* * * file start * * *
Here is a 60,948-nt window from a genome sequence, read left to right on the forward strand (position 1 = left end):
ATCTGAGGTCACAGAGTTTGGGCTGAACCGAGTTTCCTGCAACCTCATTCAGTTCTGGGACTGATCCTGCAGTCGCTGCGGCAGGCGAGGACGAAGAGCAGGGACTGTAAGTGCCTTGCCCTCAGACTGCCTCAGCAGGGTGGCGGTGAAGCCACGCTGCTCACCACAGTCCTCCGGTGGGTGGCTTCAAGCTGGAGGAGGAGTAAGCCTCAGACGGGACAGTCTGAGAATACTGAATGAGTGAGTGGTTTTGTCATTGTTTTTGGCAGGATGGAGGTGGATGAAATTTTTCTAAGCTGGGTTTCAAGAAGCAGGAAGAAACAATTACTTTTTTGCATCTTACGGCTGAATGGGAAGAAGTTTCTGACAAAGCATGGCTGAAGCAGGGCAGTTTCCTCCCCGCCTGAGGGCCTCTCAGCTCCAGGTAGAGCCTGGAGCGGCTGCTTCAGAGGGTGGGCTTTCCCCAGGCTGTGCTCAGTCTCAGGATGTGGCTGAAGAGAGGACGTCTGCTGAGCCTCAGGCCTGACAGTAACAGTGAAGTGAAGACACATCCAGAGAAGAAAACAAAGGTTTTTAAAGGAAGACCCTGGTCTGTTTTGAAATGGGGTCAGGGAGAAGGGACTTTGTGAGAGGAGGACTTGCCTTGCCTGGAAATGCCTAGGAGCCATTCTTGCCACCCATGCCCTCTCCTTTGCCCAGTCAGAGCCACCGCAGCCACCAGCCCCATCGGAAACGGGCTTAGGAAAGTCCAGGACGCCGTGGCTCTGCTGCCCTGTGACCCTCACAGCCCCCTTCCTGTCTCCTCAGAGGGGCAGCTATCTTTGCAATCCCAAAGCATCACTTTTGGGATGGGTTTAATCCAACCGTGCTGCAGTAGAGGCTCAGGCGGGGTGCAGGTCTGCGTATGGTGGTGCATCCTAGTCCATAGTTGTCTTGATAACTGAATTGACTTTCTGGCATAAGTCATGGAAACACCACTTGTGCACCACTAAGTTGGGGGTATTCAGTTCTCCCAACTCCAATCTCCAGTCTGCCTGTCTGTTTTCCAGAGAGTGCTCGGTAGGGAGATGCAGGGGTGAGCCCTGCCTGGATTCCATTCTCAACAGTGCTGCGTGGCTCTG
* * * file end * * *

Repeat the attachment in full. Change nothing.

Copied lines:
Here is a 60,948-nt window from a genome sequence, read left to right on the forward strand (position 1 = left end):
ATCTGAGGTCACAGAGTTTGGGCTGAACCGAGTTTCCTGCAACCTCATTCAGTTCTGGGACTGATCCTGCAGTCGCTGCGGCAGGCGAGGACGAAGAGCAGGGACTGTAAGTGCCTTGCCCTCAGACTGCCTCAGCAGGGTGGCGGTGAAGCCACGCTGCTCACCACAGTCCTCCGGTGGGTGGCTTCAAGCTGGAGGAGGAGTAAGCCTCAGACGGGACAGTCTGAGAATACTGAATGAGTGAGTGGTTTTGTCATTGTTTTTGGCAGGATGGAGGTGGATGAAATTTTTCTAAGCTGGGTTTCAAGAAGCAGGAAGAAACAATTACTTTTTTGCATCTTACGGCTGAATGGGAAGAAGTTTCTGACAAAGCATGGCTGAAGCAGGGCAGTTTCCTCCCCGCCTGAGGGCCTCTCAGCTCCAGGTAGAGCCTGGAGCGGCTGCTTCAGAGGGTGGGCTTTCCCCAGGCTGTGCTCAGTCTCAGGATGTGGCTGAAGAGAGGACGTCTGCTGAGCCTCAGGCCTGACAGTAACAGTGAAGTGAAGACACATCCAGAGAAGAAAACAAAGGTTTTTAAAGGAAGACCCTGGTCTGTTTTGAAATGGGGTCAGGGAGAAGGGACTTTGTGAGAGGAGGACTTGCCTTGCCTGGAAATGCCTAGGAGCCATTCTTGCCACCCATGCCCTCTCCTTTGCCCAGTCAGAGCCACCGCAGCCACCAGCCCCATCGGAAACGGGCTTAGGAAAGTCCAGGACGCCGTGGCTCTGCTGCCCTGTGACCCTCACAGCCCCCTTCCTGTCTCCTCAGAGGGGCAGCTATCTTTGCAATCCCAAAGCATCACTTTTGGGATGGGTTTAATCCAACCGTGCTGCAGTAGAGGCTCAGGCGGGGTGCAGGTCTGCGTATGGTGGTGCATCCTAGTCCATAGTTGTCTTGATAACTGAATTGACTTTCTGGCATAAGTCATGGAAACACCACTTGTGCACCACTAAGTTGGGGGTATTCAGTTCTCCCAACTCCAATCTCCAGTCTGCCTGTCTGTTTTCCAGAGAGTGCTCGGTAGGGAGATGCAGGGGTGAGCCCTGCCTGGATTCCATTCTCAACAGTGCTGCGTGGCTCTG